Aix-en-Provence 12th August 2011
It would be difficult not to mention Jacques Loussier when we think of cross-disciplinary music. For over half a century, the classically trained pianist has become the icon of a particular genre of music bridging classical music and jazz: he transformed J. S. Bach by ‘jazzing Bach’.
Born in western France, Loussier studied at the famous Paris Conservatoire and developed his interest in jazzing up classical music. He formed a trio – the Jacques Loussier Trio – in 1959 and had much success with it. Although he disbanded it in 1978, he reformed it in 1985 at Bach’s tricentenary. His jazzed versions of Bach are almost always instantly recognisable: not only are the chosen tunes well-known, but also because of his distinct and elegant style of improvisation and adaptation. Sometimes he would open the piece with the original theme and then transition to an extended passage of jazz. On other occasions, he might begin with an introduction of his own. Quite often there would also be solo passages by the bassist or percussionist, sometimes in the form of cadenzas with homage to other famous composers such as Gershwin. In any case, the amalgamation is often so smooth that one wonders if Bach and jazz are meant for each other from the beginning, like the marriage of a perfect couple.
For some jazz lovers, the improvisation he offered at concerts may appear to be a little too rehearsed and not as free as some other jazz musicians. But when one considers the fact that the music is somehow fixed by Bach three hundred years ago, the new life brought about by his innovation is remarkable. Furthermore, the improvisation and freedom displayed in their live performances far exceeded that shown by many contemporary popular composer-artists. I recall having heard him live in Hong Kong a little over 10 years ago. The performance included many familiar pieces from their recordings, but they were nevertheless full of new interpretations, although at that time it may partly have been contributed by the new bassist of the Trio, as the former partner retired due to a medical condition.
Of my Jacques Loussier Trio collection, my favourite is their 1989 Munich performance which was recorded live. It was full of firework and energy. Perhaps spurred by the occasion, the tempi of many of the pieces were faster than some of their popular recordings made in the studio, which made them all the more exciting. Performing particularly outstandingly and providing much of the sparkle was the percussionist, André Arpino. I met him once, after the concert in Hong Kong. He is an amiable person and a key player in the Trio, somewhat akin to a sous-chef. He displays an enjoyment of music when he performs, not unlike a cook of his food, adding spice to the music produced by his colleagues with precision and keeping time meticulously. Somewhat hidden behind the drums, he is like a first mate of a ship, navigating, watchstanding, and responding spontaneously to the impulse of what made jazz jazz.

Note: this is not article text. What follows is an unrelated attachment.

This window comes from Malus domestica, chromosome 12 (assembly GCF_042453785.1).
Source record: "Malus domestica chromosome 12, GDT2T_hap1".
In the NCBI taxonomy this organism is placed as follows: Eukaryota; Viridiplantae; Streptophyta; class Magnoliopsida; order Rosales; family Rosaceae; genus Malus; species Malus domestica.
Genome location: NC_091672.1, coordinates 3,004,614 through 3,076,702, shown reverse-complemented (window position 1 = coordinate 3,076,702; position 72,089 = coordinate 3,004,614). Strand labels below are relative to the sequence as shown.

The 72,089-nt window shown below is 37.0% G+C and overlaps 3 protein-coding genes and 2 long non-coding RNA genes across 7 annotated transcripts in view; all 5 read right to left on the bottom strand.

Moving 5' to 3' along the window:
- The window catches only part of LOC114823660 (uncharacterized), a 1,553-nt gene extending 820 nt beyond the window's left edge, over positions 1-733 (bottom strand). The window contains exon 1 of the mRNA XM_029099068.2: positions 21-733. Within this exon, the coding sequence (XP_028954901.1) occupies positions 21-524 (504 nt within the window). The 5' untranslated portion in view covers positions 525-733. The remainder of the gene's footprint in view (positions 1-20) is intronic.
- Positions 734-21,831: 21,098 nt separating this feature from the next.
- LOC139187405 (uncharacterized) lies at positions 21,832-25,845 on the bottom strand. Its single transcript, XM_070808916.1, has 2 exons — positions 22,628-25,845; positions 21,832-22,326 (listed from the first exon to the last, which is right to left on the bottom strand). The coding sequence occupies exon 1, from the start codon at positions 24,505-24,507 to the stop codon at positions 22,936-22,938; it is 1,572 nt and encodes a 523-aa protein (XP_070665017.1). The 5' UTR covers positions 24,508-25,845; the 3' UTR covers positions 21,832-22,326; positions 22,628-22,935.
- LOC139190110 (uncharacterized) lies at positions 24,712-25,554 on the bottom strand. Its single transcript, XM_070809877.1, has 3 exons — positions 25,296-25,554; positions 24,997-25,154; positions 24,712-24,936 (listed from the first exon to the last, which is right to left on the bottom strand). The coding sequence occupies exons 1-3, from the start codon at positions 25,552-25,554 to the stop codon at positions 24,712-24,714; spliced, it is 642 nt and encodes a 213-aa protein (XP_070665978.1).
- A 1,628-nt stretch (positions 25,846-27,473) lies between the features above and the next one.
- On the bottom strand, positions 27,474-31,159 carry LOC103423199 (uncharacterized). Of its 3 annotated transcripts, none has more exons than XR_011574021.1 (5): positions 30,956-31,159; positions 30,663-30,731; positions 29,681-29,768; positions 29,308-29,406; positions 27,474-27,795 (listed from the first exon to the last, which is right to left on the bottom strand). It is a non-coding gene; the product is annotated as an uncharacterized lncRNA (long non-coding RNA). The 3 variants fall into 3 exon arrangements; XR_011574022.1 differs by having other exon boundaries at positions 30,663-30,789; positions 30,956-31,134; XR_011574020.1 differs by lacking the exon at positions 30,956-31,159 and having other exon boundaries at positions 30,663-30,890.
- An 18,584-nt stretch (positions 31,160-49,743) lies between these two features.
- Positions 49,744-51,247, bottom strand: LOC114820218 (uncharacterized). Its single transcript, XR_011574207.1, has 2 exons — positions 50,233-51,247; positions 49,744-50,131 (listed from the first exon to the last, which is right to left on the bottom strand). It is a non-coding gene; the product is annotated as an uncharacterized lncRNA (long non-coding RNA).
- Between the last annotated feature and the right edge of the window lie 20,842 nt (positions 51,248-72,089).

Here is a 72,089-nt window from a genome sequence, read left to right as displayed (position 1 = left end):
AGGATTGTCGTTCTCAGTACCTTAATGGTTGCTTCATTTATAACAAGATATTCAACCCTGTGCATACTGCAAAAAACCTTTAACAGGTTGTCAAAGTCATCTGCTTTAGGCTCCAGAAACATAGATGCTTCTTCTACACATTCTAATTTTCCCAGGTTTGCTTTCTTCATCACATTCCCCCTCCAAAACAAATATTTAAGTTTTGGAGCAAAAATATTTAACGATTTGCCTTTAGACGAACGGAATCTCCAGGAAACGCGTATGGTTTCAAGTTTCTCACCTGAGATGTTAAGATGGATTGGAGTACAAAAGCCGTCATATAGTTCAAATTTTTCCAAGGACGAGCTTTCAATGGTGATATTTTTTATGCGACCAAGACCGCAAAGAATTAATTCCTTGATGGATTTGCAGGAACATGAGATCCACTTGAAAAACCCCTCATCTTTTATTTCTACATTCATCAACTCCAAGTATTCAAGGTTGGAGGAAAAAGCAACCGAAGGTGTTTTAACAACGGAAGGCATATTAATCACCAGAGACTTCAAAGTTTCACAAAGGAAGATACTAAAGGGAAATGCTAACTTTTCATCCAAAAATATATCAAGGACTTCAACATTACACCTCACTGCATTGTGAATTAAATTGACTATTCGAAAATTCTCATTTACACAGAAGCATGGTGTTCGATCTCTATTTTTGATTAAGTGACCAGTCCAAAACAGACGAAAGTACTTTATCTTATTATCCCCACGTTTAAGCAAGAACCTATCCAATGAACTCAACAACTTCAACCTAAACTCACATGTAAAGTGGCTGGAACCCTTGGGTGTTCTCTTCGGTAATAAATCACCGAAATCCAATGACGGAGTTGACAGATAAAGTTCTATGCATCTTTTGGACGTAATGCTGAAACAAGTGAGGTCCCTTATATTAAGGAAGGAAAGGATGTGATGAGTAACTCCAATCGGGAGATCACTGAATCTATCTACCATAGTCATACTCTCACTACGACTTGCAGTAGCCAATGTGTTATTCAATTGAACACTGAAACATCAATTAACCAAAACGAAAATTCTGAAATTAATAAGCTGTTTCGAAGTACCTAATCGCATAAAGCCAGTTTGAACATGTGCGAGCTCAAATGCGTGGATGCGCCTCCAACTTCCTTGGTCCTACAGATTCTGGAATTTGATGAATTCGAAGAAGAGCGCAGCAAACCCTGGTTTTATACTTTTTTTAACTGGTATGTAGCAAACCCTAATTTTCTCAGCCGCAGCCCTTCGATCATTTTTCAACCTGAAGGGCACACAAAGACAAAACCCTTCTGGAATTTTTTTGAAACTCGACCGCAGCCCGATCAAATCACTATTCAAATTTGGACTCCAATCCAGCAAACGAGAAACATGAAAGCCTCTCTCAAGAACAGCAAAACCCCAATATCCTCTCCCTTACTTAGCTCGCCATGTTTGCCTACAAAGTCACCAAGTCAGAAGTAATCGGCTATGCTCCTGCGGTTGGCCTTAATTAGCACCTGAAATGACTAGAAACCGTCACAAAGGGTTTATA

Bach’s music has been used widely in sacred as well as secular occasions, and Bach himself was a champion of improvisation. Jacques Loussier’s jazzed version of Bach brought it further by popularising it in the world of jazz while maintaining the original Baroque elements of figured bass and contrapuntal nature. Conversely, Jacques Loussier also introduced jazz to many die-hard classical music lovers. It is a remarkable achievement that he established this cult over 50 years ago; and today, nearing the age of 77, he is still giving regular concerts. It is perhaps no small surprise that it all began because Jacques Loussier, in his own words in Gramophone Awards 2009, ‘realised that [he] was not going to be an internationally recognised classical musician…and began playing in some small clubs around Paris, just to have an opportunity to explore jazz a little bit’!
Jacques Loussier website: http://www.loussier.com/
Photo credit : http://www.last.fm/
Jacques Loussier – Air on the G String